Important question . . .
were the tables, canopy, etc. in the van . . . in plain sight . . . when it was stolen?
At my neighborhood association meetings, the police officer always warns us not to leave valuables in the car . . . and if you do, at least put them in the trunk, where passersby can’t see them.
He says not doing so is inviting trouble.
Now, with the van, you obviously don’t have a trunk. Anything in the van will be visible
My advice for the future is to move all of the stuff into the house before you park the van for the night.
A Word about the stats…
older Toyotas and Hondas are the most commonly stolen because they’re everywhere. That (skews the stats…if 60% of the cars in the road were Caddys, most of the thefts would be Caddys) and it creates a robust market for used parts (“chop shops” are a common destination for stolen vehicles). Coupled with the fact that older vehicles have less security technology built in, and the result is that older Toys and Hondas are the most stolen.
All you can do is follow the advice already given. And talk with your insurance provider about coverage for lost income due to vehicle theft.
I remember an article in a car magazine years ago on auto theft prevention. A chop shop had been raided and there was a photo of a floor to ceiling pile of “clubs” in the corner.
A kill switch and security system will prevent the vehicle from going anywhere but the contents will always be subject to smashed windows. Garage are great.
The NHTSA stats take how many were sold that year into account (popular vehicles with lower #'s of thefts do better)
My method of anti-theft is probably counter intuitive to his being a street vendor.
I keep my cars as un-appealing as possible…ie; unwashed, except for mud, most of the time.
Yet as a vendor doing business at his vehicle I’d imagine that a nice looking truck, canopy , tables and other implements will convey the image of a respectable vendor. He wants to maintain an image that helps his business.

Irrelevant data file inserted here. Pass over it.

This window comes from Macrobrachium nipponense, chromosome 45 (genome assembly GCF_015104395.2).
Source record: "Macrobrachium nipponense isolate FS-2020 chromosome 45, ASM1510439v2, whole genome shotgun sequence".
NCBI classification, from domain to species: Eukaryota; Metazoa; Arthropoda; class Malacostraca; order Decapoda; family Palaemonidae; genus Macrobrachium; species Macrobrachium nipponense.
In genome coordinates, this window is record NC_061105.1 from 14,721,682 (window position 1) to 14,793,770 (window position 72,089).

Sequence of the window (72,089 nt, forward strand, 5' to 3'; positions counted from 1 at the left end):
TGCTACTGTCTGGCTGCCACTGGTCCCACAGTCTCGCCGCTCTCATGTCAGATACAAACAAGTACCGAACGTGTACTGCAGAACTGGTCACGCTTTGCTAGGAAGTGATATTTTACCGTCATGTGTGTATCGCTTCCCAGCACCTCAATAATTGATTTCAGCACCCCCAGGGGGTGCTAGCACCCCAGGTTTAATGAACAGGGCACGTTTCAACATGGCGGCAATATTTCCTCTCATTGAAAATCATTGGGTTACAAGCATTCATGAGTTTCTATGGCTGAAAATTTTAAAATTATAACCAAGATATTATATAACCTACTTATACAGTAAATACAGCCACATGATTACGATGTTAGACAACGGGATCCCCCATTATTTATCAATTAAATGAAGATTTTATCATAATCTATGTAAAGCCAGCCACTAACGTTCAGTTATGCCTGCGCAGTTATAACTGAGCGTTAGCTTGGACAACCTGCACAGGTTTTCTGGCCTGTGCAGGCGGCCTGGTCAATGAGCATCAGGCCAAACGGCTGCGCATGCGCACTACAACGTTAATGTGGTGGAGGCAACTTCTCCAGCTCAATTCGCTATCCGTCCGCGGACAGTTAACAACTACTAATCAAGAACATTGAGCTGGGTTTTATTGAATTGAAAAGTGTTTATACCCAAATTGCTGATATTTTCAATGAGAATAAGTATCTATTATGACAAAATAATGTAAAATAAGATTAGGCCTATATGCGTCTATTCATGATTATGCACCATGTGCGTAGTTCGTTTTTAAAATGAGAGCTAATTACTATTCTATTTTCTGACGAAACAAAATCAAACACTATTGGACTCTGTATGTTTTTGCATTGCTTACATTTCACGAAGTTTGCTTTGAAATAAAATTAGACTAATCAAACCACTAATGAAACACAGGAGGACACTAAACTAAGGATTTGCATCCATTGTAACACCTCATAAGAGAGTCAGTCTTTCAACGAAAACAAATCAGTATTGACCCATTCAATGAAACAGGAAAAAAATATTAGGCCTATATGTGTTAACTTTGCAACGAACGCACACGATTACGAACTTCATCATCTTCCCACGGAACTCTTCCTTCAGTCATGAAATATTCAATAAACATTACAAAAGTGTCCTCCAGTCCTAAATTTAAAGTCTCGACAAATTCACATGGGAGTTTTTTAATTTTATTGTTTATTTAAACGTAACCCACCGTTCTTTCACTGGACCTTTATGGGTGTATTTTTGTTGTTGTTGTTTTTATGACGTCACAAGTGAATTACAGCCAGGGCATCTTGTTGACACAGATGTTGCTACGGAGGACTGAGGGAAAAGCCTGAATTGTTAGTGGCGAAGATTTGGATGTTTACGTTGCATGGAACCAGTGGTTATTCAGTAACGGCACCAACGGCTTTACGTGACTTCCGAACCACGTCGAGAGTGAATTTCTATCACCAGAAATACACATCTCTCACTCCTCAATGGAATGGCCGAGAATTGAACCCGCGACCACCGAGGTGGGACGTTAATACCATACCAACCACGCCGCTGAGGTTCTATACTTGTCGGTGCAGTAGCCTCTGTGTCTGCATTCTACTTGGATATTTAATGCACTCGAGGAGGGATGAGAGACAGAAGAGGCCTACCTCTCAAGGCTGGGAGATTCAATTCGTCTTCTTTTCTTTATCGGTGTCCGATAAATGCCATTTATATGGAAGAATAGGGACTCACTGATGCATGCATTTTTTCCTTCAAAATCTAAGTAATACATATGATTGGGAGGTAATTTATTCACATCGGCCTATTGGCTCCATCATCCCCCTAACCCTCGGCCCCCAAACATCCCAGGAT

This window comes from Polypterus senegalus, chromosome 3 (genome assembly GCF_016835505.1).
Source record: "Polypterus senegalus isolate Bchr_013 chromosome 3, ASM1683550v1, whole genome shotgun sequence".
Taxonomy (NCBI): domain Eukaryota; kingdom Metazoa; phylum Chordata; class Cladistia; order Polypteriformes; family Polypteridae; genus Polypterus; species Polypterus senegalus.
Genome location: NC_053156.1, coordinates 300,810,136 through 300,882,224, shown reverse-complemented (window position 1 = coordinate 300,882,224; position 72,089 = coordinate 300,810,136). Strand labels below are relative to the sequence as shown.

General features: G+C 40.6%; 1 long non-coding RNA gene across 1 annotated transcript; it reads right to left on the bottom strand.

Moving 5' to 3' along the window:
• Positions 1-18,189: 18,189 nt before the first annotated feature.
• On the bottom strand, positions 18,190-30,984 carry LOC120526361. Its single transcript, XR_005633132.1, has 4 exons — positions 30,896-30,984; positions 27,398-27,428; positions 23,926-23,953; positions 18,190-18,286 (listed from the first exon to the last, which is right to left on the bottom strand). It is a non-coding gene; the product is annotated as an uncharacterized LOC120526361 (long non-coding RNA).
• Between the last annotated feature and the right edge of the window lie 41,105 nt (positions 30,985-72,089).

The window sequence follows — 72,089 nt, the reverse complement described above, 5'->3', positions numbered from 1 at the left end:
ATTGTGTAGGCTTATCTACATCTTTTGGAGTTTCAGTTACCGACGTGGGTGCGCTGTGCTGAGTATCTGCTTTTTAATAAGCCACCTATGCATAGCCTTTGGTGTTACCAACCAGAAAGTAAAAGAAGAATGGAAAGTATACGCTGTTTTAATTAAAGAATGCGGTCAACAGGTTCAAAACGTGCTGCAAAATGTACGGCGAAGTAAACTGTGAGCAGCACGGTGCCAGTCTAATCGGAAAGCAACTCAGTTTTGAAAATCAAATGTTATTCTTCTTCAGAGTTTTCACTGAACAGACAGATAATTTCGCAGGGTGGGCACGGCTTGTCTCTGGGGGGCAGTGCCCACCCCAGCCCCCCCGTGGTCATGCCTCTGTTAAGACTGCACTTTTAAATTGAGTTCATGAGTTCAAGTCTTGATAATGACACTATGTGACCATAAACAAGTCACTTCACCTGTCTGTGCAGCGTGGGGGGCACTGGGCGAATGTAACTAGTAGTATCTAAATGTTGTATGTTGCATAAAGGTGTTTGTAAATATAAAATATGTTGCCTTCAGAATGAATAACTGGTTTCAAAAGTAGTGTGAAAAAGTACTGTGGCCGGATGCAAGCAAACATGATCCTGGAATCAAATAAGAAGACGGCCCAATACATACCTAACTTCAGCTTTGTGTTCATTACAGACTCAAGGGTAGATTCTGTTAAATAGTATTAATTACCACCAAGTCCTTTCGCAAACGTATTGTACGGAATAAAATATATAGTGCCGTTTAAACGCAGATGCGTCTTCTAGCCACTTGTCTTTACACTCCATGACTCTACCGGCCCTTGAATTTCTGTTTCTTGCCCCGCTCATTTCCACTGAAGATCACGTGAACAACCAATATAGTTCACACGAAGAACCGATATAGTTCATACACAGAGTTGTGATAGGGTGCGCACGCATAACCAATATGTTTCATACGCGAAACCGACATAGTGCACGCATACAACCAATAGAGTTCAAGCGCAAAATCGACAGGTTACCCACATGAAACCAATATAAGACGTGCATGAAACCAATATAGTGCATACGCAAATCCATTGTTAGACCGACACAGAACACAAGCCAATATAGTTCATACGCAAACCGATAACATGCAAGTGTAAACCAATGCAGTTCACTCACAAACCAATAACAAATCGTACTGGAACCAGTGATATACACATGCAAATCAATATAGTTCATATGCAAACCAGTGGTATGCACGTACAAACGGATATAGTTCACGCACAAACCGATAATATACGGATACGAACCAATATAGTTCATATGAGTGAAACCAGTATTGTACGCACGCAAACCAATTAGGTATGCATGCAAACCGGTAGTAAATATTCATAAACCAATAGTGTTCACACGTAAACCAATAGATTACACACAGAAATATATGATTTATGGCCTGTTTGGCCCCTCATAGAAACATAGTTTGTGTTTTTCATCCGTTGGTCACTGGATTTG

Another idea is to keep a Chilton/Haynes repair manual for your specific car in plain sight . . . that means on the passenger’s seat or the driver’s seat
That way, anybody looking through the window will see it and hopefully think your car is quite likely a problematic POS that is not worth attempting to steal
No offense intended
As it has already been said ‘if they want the vehicle bad enough, they’ll find a way to get it, regardless of whatever measures you take to prevent it’
I like an ignition shut off switch. It’s cheap, doesn’t have to be installed in the passenger compartment and means the thief will at least have to open the hood. Or, only own cars associated with the mafia.
I suggest a cargo van with no windows. I’d guess that you want a used van since you are replacing a Safari. GM offers the Express and Savana. A 2005 might work for you if you can add a little money to the insurance settlement. He might consider parking the van with the back against a wall and your car so close in front that no one could get the van out of its parking spot.